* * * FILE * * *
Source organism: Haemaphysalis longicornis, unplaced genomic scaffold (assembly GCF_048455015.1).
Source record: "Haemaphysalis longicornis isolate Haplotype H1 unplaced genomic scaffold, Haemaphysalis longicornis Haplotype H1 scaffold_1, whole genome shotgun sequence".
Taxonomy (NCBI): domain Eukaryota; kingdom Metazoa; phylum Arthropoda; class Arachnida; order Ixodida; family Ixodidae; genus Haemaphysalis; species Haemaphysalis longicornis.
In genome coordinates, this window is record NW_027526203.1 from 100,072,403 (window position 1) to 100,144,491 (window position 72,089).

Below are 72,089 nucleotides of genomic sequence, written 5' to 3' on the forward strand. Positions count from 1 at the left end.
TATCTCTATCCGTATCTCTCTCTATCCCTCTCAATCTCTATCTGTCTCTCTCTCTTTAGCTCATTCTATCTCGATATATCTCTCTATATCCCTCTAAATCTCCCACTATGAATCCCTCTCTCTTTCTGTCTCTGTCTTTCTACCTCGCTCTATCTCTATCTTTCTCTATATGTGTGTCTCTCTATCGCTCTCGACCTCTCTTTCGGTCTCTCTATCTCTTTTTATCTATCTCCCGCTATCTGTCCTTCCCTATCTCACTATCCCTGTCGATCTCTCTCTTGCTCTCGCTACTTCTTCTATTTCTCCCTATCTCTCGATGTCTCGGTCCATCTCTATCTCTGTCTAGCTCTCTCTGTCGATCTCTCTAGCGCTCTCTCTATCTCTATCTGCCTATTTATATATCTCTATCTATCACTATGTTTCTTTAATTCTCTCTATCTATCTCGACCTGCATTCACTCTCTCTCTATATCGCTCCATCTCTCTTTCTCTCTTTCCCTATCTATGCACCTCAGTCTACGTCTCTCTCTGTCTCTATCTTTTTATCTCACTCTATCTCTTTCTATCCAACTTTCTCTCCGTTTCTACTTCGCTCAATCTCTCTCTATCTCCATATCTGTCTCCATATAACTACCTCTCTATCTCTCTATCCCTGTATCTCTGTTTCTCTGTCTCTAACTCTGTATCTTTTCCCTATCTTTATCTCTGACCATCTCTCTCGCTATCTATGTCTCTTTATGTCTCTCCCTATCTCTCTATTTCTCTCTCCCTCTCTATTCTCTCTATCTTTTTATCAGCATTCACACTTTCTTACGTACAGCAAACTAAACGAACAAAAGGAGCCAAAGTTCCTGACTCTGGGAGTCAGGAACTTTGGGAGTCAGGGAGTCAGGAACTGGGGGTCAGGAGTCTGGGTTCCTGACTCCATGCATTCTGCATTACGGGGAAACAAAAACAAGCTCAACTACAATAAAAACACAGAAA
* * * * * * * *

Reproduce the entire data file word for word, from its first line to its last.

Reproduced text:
Source organism: Haemaphysalis longicornis, unplaced genomic scaffold (assembly GCF_048455015.1).
Source record: "Haemaphysalis longicornis isolate Haplotype H1 unplaced genomic scaffold, Haemaphysalis longicornis Haplotype H1 scaffold_1, whole genome shotgun sequence".
Taxonomy (NCBI): domain Eukaryota; kingdom Metazoa; phylum Arthropoda; class Arachnida; order Ixodida; family Ixodidae; genus Haemaphysalis; species Haemaphysalis longicornis.
In genome coordinates, this window is record NW_027526203.1 from 100,072,403 (window position 1) to 100,144,491 (window position 72,089).

Below are 72,089 nucleotides of genomic sequence, written 5' to 3' on the forward strand. Positions count from 1 at the left end.
TATCTCTATCCGTATCTCTCTCTATCCCTCTCAATCTCTATCTGTCTCTCTCTCTTTAGCTCATTCTATCTCGATATATCTCTCTATATCCCTCTAAATCTCCCACTATGAATCCCTCTCTCTTTCTGTCTCTGTCTTTCTACCTCGCTCTATCTCTATCTTTCTCTATATGTGTGTCTCTCTATCGCTCTCGACCTCTCTTTCGGTCTCTCTATCTCTTTTTATCTATCTCCCGCTATCTGTCCTTCCCTATCTCACTATCCCTGTCGATCTCTCTCTTGCTCTCGCTACTTCTTCTATTTCTCCCTATCTCTCGATGTCTCGGTCCATCTCTATCTCTGTCTAGCTCTCTCTGTCGATCTCTCTAGCGCTCTCTCTATCTCTATCTGCCTATTTATATATCTCTATCTATCACTATGTTTCTTTAATTCTCTCTATCTATCTCGACCTGCATTCACTCTCTCTCTATATCGCTCCATCTCTCTTTCTCTCTTTCCCTATCTATGCACCTCAGTCTACGTCTCTCTCTGTCTCTATCTTTTTATCTCACTCTATCTCTTTCTATCCAACTTTCTCTCCGTTTCTACTTCGCTCAATCTCTCTCTATCTCCATATCTGTCTCCATATAACTACCTCTCTATCTCTCTATCCCTGTATCTCTGTTTCTCTGTCTCTAACTCTGTATCTTTTCCCTATCTTTATCTCTGACCATCTCTCTCGCTATCTATGTCTCTTTATGTCTCTCCCTATCTCTCTATTTCTCTCTCCCTCTCTATTCTCTCTATCTTTTTATCAGCATTCACACTTTCTTACGTACAGCAAACTAAACGAACAAAAGGAGCCAAAGTTCCTGACTCTGGGAGTCAGGAACTTTGGGAGTCAGGGAGTCAGGAACTGGGGGTCAGGAGTCTGGGTTCCTGACTCCATGCATTCTGCATTACGGGGAAACAAAAACAAGCTCAACTACAATAAAAACACAGAAA